Marc David Servetnick
Overview of the scientific method, emphasizing the development of testable hypotheses, scientific writing and analysis.
This course is a general introduction to how natural scientists conduct research. It is intended as an overview of the scientific method and scientific process for science students in IAS and S&T, as well as others who are interested in scientific inquiry. It will also be useful to students interested in the application of science information in policy, planning, and other public arenas.
You will learn approaches to scientific writing, presentation, and literature searching and review that will be applicable to subsequent science courses at UWB, and to interpreting and using science in general. We will examine and practice the use of selected quantitative tools in science to foster your abilities to critically analyze scientific information, and to construct evidence-based arguments.
Student learning goals
Become familiar with basic scientific processes and how science is practiced.
Examine the steps of observation-driven investigation, including development of scientific questions and hypotheses, research design, experimentation and data collection, data analysis, interpretation and presentation.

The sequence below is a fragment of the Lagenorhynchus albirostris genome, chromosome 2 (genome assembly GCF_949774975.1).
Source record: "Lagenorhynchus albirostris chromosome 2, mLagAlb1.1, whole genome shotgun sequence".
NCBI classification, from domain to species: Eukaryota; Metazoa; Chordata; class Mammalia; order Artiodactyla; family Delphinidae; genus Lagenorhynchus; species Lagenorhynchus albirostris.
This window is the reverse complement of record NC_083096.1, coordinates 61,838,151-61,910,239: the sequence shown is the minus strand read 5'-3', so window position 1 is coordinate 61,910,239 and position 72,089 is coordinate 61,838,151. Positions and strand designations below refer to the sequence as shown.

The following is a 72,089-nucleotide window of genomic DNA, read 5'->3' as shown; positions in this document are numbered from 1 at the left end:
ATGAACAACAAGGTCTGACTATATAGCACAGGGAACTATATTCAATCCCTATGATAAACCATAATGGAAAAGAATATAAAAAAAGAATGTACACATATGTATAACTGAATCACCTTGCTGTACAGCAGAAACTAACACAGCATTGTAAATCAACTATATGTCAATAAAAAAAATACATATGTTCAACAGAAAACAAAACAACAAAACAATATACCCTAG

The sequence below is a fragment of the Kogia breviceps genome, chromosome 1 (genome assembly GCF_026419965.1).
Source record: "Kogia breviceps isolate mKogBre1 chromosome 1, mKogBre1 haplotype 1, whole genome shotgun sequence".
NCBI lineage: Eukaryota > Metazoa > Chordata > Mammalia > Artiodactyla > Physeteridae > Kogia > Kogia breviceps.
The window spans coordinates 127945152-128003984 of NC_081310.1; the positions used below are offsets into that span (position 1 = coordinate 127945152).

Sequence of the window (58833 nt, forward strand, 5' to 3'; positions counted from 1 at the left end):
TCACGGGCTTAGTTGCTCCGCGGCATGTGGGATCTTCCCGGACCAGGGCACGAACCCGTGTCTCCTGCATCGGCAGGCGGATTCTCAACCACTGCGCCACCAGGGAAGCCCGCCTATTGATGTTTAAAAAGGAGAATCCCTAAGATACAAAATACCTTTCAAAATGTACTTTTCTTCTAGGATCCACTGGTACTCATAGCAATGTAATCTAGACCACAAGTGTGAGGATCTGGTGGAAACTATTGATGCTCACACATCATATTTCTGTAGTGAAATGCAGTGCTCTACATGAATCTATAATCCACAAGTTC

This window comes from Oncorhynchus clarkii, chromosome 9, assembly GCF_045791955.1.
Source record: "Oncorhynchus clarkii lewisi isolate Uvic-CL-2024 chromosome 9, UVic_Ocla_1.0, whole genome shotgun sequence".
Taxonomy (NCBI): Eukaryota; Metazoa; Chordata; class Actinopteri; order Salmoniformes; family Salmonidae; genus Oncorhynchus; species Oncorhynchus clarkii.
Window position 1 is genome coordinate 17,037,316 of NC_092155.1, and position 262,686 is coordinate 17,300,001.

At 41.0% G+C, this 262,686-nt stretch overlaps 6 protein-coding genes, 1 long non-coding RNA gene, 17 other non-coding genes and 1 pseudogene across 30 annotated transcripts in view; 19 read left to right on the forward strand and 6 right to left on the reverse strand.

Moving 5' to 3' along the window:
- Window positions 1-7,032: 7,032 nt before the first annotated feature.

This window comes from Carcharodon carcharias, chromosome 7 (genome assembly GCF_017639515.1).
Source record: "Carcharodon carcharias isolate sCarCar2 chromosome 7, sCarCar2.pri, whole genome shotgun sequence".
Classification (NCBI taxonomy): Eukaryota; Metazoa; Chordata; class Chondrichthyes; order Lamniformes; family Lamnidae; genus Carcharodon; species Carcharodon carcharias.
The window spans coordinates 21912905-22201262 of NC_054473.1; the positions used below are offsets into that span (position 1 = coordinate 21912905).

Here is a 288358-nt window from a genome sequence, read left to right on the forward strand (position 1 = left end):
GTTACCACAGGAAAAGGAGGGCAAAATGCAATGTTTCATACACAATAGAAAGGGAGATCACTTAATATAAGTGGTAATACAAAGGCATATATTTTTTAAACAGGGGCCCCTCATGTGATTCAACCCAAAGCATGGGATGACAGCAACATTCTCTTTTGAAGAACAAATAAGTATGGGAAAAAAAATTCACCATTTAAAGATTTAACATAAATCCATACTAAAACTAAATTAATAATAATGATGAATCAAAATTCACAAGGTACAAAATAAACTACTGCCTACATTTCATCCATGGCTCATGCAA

Learn effective methods of communication in the natural sciences.
Learn strategies to find information in the scientific literature, read scientific papers, and extract important information.
Practice critically analyzing and representing quantitative scientific information.
Locate and review scientific literature related to a specific question and set of hypotheses.
General method of instruction
Lectures, problem sets, group projects, review of scientific papers and proposals, student presentations.
Students are expected to have high school or college algebra and college courses in natural science. Students should be comfortable with algebra, probability, and presentation of quantitative information in graphical and tabular form.
Class assignments and grading
Assignments will include problem sets, written assignments, group projects, scientific literature review, review of scientific papers and proposals. There will likely be oral presentation of final literature reviews. Grading will be based on the assignments above, as well as (probably two) in-class exams.